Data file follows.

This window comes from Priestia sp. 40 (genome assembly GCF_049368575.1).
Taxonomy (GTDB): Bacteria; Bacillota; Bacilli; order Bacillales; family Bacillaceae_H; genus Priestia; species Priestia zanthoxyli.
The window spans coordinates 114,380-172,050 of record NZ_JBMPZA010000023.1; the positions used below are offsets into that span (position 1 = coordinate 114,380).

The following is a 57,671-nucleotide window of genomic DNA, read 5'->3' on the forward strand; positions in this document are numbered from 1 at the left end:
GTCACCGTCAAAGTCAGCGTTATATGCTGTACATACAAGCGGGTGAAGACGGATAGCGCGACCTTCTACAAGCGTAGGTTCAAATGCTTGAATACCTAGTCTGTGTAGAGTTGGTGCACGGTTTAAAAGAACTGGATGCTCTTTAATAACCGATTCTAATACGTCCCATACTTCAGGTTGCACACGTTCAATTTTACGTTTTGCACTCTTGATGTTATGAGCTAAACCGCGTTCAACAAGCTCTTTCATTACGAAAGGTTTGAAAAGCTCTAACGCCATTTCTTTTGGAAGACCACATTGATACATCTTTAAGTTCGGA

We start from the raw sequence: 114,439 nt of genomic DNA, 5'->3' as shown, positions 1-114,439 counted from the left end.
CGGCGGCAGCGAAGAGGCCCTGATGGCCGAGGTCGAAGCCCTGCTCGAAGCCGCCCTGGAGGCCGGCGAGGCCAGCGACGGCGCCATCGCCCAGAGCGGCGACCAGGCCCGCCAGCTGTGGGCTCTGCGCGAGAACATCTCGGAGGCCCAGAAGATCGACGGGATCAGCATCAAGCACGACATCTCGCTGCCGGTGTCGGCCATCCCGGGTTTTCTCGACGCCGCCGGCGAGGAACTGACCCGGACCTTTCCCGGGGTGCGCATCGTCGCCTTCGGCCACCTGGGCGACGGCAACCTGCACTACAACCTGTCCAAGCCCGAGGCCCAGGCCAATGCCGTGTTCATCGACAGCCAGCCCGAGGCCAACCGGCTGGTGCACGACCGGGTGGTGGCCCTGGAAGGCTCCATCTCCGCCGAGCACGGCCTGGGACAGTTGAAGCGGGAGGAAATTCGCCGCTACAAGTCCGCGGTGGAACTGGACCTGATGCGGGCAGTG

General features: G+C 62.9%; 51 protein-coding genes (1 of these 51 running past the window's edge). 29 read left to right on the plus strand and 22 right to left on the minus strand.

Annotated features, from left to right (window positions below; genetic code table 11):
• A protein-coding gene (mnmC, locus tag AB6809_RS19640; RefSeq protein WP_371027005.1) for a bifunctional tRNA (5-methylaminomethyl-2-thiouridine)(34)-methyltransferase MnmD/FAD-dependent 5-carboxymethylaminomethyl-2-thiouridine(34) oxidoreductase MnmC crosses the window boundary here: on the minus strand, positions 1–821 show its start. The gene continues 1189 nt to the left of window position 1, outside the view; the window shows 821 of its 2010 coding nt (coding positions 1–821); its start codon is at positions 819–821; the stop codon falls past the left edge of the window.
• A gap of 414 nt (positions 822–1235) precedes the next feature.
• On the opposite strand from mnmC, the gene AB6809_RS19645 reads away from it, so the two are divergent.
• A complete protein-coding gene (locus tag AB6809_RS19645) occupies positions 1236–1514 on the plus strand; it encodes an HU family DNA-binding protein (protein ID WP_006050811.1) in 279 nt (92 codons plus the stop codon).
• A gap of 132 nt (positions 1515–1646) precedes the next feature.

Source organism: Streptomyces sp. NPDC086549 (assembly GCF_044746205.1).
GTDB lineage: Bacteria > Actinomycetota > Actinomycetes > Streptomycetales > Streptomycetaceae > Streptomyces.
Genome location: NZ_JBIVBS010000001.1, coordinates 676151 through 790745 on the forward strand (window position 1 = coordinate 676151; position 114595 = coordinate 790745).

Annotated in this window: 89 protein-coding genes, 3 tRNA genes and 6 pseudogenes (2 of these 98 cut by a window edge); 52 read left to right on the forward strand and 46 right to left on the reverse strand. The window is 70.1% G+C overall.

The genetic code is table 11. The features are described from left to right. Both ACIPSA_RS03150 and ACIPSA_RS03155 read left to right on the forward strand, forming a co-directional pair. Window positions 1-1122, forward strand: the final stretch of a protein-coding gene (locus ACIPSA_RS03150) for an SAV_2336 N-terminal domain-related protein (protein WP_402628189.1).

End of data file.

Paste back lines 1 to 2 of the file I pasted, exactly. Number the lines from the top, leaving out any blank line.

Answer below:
This window comes from Priestia sp. 40 (genome assembly GCF_049368575.1).
Taxonomy (GTDB): Bacteria; Bacillota; Bacilli; order Bacillales; family Bacillaceae_H; genus Priestia; species Priestia zanthoxyli.